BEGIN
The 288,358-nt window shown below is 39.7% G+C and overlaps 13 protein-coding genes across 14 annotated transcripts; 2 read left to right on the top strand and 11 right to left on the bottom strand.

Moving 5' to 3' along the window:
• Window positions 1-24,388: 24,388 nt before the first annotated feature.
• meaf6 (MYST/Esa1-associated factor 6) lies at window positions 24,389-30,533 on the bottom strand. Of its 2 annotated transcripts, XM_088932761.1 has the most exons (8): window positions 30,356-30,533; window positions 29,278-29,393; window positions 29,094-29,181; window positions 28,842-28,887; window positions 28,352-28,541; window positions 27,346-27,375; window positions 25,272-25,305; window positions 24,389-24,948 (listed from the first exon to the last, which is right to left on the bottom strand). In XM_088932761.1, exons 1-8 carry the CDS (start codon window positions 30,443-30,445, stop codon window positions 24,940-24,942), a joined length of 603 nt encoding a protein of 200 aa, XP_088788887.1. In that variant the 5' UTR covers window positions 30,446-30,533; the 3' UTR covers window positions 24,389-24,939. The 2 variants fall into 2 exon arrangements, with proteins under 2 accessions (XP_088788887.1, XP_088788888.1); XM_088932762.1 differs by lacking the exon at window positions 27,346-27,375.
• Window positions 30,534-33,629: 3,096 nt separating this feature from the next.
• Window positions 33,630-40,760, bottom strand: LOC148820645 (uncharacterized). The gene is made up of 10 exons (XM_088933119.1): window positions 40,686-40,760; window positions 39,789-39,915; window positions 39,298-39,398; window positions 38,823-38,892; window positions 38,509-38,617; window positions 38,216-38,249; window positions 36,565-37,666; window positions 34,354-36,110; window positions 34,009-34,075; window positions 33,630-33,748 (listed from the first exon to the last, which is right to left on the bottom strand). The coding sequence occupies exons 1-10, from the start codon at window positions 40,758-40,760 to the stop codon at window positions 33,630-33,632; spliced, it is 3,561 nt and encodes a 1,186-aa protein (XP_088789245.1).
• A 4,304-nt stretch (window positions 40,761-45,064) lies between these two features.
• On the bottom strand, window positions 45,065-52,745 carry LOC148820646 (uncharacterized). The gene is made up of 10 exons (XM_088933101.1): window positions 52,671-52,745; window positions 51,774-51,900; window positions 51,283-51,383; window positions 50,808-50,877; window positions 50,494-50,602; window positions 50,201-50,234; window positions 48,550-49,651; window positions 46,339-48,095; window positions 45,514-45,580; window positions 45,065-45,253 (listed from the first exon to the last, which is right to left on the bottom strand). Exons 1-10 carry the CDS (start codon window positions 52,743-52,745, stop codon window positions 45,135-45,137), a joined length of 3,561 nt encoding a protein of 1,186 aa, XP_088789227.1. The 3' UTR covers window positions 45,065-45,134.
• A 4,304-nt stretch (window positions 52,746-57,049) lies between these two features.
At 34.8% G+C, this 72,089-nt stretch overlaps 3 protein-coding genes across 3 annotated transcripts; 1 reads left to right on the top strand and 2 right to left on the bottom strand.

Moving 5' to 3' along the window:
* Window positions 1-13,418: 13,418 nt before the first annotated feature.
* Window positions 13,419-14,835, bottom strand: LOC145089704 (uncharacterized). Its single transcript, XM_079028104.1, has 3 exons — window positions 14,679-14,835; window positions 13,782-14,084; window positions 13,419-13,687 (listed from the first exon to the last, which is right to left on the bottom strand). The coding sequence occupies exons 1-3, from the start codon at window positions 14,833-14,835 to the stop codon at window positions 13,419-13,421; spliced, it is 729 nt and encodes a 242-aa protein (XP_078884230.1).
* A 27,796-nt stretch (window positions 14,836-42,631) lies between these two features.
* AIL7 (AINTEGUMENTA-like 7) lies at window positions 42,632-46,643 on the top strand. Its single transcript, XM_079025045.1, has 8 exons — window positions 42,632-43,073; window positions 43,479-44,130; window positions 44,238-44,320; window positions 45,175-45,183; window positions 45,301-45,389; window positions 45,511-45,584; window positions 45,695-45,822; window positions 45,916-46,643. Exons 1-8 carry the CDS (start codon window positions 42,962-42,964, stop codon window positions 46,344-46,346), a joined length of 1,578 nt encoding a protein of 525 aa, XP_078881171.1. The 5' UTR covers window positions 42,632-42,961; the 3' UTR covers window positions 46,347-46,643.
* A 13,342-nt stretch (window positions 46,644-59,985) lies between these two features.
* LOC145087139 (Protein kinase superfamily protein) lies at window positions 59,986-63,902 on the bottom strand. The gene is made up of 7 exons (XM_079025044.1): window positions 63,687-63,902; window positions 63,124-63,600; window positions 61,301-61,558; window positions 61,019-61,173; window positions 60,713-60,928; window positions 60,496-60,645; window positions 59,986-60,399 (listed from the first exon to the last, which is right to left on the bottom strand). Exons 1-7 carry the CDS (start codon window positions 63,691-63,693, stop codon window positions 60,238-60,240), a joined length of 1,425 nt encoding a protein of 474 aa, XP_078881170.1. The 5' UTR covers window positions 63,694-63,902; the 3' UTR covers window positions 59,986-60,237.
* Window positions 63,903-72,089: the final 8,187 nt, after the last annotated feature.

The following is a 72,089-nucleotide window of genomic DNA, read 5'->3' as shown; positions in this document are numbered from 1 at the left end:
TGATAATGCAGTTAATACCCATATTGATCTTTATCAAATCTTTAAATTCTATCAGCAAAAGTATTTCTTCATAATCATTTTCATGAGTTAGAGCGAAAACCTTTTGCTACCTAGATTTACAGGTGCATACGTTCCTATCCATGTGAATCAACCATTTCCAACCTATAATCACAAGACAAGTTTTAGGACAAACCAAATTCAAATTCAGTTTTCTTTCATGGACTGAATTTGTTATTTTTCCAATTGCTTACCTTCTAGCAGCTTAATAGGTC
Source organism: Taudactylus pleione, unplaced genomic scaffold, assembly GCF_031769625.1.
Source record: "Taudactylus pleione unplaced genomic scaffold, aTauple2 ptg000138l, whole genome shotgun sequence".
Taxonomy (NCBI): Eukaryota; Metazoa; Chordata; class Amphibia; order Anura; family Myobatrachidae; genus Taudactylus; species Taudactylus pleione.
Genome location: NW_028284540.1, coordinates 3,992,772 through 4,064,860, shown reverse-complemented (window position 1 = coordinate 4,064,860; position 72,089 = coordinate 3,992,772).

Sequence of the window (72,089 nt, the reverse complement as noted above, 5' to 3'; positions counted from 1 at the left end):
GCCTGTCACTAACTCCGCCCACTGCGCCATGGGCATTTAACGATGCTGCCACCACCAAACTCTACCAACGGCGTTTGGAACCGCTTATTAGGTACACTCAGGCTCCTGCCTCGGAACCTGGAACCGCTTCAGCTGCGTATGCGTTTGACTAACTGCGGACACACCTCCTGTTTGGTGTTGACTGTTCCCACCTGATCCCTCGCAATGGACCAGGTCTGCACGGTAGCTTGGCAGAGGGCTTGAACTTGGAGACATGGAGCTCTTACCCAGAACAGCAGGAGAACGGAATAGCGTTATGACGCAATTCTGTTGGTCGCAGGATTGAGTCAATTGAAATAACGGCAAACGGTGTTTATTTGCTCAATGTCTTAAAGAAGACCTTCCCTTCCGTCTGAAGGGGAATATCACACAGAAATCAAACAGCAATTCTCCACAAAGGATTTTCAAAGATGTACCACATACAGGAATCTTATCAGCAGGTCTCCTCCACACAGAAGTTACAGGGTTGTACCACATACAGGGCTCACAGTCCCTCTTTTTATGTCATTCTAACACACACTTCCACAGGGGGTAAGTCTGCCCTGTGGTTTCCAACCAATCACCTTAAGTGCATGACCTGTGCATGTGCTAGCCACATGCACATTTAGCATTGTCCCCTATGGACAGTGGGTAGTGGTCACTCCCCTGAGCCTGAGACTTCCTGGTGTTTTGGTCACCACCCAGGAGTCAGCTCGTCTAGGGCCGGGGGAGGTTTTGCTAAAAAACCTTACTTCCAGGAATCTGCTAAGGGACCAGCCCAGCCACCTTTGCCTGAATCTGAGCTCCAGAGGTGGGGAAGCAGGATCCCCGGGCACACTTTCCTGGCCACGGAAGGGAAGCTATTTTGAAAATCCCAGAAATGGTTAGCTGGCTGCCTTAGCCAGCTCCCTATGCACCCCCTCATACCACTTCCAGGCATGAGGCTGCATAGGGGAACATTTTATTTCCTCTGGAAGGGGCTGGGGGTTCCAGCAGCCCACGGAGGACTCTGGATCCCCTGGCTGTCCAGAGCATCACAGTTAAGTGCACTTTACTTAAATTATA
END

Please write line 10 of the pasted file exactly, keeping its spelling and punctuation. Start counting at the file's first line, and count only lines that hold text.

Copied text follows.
At 34.8% G+C, this 72,089-nt stretch overlaps 3 protein-coding genes across 3 annotated transcripts; 1 reads left to right on the top strand and 2 right to left on the bottom strand.